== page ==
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Challenger League players spread love of the game

WARNER ROBINS -- There was no ticket to Williamsport, Pa. riding on the outcome of Sunday’s games at Little League Southeast Park. There weren’t even bragging rights.

But neither that nor early afternoon rain dampened the spirit of the four teams participating in the Challenger Division doubleheader, held for the second straight year on the same field that will determine who represents the Southeast during the Little League World Series this month.

The Challenger Division is a way Little League ensures that anyone who wants to participate gets a chance to pick up a bat and a glove and step onto the baseball diamond, said Jen Colvin, the Little League Southeastern Region director, even if the child in question has special needs.

“Our program goes from 5-18 and includes softball, baseball and the Challenger leagues,” she said. “We want to be able to accommodate any player who wants to participate, and we want to expose all three divisions of our program.”

In fact, the Challenger Division boys and girls range from ages 6 to 23, all of whom are united by their love of the game.

Selena Burke, of Warner Robins, was there to cheer on her son, Nathan, 13, who suited up with the Challenger team from Marietta in the first game before joining his fellow Warner Robins players against a team from Viera Suntree, Fla. The teams from Marietta and Athens didn’t have enough players to fill out their lineups for the first game, so several Warner Robins players filled in.

“This is their chance to shine,” Selena Burke said. “He was really looking forward to this. (This game) is like the All-Star game for the other kids. It’s one more chance to play baseball before the season is over. They know it’s important, because they are playing on this field.”

Denise Watkins, of Perry, said her 23-year-old son, Rashun, has played in the Challenger Division for four years.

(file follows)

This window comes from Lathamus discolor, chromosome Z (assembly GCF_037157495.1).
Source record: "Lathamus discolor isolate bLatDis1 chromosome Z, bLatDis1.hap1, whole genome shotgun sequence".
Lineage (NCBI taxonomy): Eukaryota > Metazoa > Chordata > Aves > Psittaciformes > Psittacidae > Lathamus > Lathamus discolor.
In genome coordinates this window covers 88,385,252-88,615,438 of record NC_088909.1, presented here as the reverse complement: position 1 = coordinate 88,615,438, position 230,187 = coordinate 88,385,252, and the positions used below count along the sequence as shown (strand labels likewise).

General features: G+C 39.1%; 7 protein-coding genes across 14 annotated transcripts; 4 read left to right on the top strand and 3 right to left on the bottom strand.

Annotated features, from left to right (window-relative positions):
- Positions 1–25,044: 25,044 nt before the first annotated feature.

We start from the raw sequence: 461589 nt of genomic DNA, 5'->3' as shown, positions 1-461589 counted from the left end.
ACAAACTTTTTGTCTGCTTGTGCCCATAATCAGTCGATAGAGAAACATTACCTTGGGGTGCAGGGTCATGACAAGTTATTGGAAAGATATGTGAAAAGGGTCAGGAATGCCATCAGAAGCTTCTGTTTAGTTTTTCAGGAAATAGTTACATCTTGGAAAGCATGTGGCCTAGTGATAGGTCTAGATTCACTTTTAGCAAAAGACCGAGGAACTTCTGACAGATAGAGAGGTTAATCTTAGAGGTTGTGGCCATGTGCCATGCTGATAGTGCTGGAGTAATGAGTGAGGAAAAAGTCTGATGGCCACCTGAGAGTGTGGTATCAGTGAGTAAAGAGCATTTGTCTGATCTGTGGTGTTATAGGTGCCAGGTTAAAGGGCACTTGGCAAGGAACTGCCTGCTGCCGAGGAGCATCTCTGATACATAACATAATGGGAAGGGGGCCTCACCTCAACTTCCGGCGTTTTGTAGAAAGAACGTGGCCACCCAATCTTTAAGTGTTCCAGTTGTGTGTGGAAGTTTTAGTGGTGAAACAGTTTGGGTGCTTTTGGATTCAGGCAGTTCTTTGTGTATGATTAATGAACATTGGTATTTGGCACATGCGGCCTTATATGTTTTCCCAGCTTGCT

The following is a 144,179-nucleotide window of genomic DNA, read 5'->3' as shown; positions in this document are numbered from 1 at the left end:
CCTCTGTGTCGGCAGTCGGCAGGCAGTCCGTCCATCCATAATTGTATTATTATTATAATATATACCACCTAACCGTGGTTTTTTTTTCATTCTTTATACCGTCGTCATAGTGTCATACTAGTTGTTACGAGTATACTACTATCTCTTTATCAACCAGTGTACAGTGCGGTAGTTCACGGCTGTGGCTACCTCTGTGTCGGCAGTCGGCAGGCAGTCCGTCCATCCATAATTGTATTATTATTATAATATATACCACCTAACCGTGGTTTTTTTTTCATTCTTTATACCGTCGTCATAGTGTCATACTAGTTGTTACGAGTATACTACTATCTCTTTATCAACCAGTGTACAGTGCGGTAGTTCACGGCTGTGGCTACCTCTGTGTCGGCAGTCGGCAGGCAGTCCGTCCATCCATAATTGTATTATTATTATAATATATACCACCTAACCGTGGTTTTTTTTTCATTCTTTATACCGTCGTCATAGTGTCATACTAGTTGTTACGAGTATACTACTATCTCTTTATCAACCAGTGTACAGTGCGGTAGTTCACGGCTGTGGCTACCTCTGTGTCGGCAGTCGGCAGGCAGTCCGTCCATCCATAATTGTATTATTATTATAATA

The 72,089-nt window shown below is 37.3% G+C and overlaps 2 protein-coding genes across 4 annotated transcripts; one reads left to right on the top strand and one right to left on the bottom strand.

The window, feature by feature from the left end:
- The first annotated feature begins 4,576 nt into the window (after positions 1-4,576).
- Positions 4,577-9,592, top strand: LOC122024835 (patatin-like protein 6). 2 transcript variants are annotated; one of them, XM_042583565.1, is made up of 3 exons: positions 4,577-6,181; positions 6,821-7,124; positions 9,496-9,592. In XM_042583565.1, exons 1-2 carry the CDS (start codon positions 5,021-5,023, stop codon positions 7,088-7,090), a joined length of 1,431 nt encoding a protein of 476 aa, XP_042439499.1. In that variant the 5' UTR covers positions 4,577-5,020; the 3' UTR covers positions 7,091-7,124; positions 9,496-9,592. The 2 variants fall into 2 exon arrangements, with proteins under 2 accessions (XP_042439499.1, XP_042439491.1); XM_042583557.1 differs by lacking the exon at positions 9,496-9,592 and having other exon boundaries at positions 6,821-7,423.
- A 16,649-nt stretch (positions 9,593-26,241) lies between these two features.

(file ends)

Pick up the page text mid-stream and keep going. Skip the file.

“He still looks forward to being out there,” she said. “He likes being around his peers, he likes playing ball. He likes being part of the game. I love it. I like watching to see him play.”

The games last two innings, and an official score isn’t kept even though officials keep track of runs on the scoreboard. The Challenger players fielded their positions on the diamond with the help of players from all of the eight teams competing in the Little League Baseball Southeastern Regional Tournament. For the “buddy” players, as they are called, it can be as rewarding an experience as it is for the Challenger players.

“It’s great,” said Leyton Pinckney, a 12-year-old member of the Warner Robins Little League squad representing Georgia. “You learn to be grateful. You see how much they love it, and you know what a gift it is to play.”

Leyton said it’s also a chance for the members of the eight state champions to bond with each other while serving as buddies.

“It calms us down and takes (the pressure) off (the games),” he said.

The buddies are only there to help out if a player drops a ball or to help them run in the right direction. Otherwise, the Challenger Division players had the chance to show off their own skill sets Sunday.

Warner Robins Challenger player Joel Williamson, 20, who also suited up with the Marietta team, brought the crowd to its feet during both his at-bats during the first game when he drilled a pair of long drives over the outfielders’ heads, clearing the bases each time and scoring two inside-the-park home runs.

“It feels good,” said Williamson, who added that his favorite part of the game was playing in the field. “I like it a lot. ... I hit my most home runs ever.”

To contact writer Phillip Ramati, call 744-4334.

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